You could use an epoxy that is rated for metal and ...
I have had and solved this problem. There are three wood dowels on each side between those cam lock screws. You must cut them. When you do, you will be able to tilt the side piece in order to extract the screws. I did not feel like getting out my multittool for such a small job, so I used a sharp bread knife. The dowels are not even 1/4" so you will have no ...
I call them "pin anchors" but I think they have a longer actual name like "mushroom head drive anchors". The anchor is set by driving with a hammer, but can be "un-set" by unscrewing the pin because it has a twist thread on it. Just unscrew then pry out.
Yes, those are special pocket hole screws. They're basically just self drilling wood screws (which is why they have the fluted tips). Standard wood screws may work, but you are forced between trying to center a pilot hole at the bottom of your pocket or risk splitting the piece you're screwing into.
As far as finding more of them, just search for "pocket ...
Because it is easy to remove the nails if required to move the post.
The nails mostly hold the post in position until the overall weight of the building bears down a lot of pressure on the post. At that point it is mostly friction between the upper post plate and the beam that holds the post in position.
Get a pair of vise-grip locking pliers:
They clamp down and can turn ANYTHING. I used them to remove some one-way screws. Just be careful never to try them out on your fingers, unless you like the idea of having your bones replaced with metal implants.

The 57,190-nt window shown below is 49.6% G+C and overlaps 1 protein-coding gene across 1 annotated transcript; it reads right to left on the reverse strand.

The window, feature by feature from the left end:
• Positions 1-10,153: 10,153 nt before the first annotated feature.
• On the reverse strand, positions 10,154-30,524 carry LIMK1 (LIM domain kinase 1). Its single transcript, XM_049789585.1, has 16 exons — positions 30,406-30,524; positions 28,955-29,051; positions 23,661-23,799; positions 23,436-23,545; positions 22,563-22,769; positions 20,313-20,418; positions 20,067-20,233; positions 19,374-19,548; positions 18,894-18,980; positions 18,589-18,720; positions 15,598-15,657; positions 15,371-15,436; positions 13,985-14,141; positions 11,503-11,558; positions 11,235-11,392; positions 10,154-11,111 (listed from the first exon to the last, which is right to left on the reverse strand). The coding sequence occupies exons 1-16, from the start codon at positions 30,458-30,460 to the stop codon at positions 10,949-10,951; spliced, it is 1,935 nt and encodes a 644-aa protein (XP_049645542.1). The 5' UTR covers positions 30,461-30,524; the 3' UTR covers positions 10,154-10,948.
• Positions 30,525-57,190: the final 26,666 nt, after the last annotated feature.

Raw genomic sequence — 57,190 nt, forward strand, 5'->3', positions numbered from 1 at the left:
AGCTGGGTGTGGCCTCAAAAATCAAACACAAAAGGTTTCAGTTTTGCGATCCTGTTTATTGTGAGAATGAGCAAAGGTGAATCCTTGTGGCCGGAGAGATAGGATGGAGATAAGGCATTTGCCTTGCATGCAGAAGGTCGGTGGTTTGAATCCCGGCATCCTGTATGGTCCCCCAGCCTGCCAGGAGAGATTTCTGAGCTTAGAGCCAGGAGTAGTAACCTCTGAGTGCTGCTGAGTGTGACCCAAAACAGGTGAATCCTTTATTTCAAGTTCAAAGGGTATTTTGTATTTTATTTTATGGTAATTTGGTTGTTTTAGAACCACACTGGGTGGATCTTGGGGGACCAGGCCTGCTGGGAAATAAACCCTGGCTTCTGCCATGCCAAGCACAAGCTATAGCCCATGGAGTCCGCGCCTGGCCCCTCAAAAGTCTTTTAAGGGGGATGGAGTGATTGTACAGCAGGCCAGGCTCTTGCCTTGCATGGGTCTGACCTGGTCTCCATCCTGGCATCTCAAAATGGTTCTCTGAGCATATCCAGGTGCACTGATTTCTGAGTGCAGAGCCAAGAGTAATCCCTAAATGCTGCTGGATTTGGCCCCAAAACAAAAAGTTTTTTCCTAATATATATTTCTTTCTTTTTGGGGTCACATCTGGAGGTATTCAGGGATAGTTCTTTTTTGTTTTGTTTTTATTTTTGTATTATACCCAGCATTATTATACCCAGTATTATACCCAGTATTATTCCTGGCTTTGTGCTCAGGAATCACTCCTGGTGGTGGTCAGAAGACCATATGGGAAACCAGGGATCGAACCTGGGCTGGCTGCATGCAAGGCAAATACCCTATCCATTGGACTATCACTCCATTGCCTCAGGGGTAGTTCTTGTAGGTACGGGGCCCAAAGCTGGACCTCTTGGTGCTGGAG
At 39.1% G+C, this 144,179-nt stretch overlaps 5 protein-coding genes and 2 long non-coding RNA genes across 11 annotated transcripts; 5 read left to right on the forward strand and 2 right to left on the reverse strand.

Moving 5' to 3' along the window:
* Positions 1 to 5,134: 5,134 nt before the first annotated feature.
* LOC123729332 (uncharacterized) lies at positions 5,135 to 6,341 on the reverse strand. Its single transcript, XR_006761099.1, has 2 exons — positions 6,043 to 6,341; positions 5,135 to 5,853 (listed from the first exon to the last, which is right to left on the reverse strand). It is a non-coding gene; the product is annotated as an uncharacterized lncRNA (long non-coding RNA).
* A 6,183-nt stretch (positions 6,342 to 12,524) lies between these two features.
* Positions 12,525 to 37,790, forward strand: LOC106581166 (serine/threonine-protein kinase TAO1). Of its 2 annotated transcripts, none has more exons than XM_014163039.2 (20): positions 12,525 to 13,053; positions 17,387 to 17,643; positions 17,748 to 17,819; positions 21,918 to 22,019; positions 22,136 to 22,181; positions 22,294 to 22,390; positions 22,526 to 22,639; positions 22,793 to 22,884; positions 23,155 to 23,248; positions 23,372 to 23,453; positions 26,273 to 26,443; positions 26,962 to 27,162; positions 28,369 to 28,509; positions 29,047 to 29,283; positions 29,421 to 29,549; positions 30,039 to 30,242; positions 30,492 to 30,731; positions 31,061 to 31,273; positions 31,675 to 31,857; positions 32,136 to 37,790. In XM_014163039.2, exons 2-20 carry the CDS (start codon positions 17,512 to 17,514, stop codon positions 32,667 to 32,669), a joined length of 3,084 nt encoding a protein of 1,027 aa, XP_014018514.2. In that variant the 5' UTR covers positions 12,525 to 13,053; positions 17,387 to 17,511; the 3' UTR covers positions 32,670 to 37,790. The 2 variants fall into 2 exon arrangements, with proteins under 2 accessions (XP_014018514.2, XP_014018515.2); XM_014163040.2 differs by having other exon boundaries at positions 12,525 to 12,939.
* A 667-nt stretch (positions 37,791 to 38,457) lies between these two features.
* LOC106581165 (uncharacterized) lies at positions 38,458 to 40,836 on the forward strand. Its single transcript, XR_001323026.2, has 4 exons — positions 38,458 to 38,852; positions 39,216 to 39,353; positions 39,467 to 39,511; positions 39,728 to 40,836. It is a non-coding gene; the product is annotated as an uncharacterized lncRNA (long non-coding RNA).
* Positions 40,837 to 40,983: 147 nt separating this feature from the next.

Called 'pop' rivets in the UK, also 'blind' rivets, since you don't have to have access to the other side on the part receiving the rivet. Be careful drilling out, as the centre pin is steel, and the rivet is aluminium. If you drill out too large, and wish to use the same holes, you can have problems finding a suitable replacement. 1/8" is a common size, but ...
Yes, keeping lags centered in studs is important.
The following is minimum for BOLTS IN WOOD:
Perpendicular to grain: 4 times dia.
Parallel to grain: 1.5 times bolt dia.
When in tension: 7 times bolt dia.
When in compression: 4 times dia.
Perpendicular to grain: 2.5 times dia.
Parallel to ...
Looks to me like a drywall screw or nail has "bubbled out". It happens sometimes due to wall movement, especially with weather swings (like a real wet winter or a long drought). It also happens when moisture gets to a nail or screw and causes it to corrode. Hopefully your kinda new roof is not leaking. I don't see any signs of plaster discoloration ...
The bigger question is how many vertical supports and how long are they? 1/4" lags 2” into the 2x4 has 510lb pull out strength (255lb/inch) put 2 or 3 in each piece of strut and each one can handle hundreds of pounds.
5/16” lags 266lb/inch; 3/8"lags 305lbs/inch. You don’t need a very big lag bolt when using multiples. My examples have a small safety factor ...
In apartments that I have renovated it is standard to install metal channel furring strips. If you want depth you cross these with 1x or 2x4. The channels you glue and screw into ceiling. The wood is screwed into the channels. There are plenty of LED lighting kits that are sold now that can fit into 2-3 inches of space (remember you have the drywall ...
"M" screws are all metric, by standard. The number following the M is the outer diameter of the screw threads, in millimeters, so an M4 screw's threads have an outer diameter of 4mm.
See Wikipedia for more information.
That looks like a ramset fastener (fancy schmancy powder-actuated nail) to my eye, not a screw at all.
If you can't pry it out, you'll probably have to grind it off.
Feel free to apply locking pliers to grab the head very firmly and wiggle it, but I sincerely doubt it will unscrew.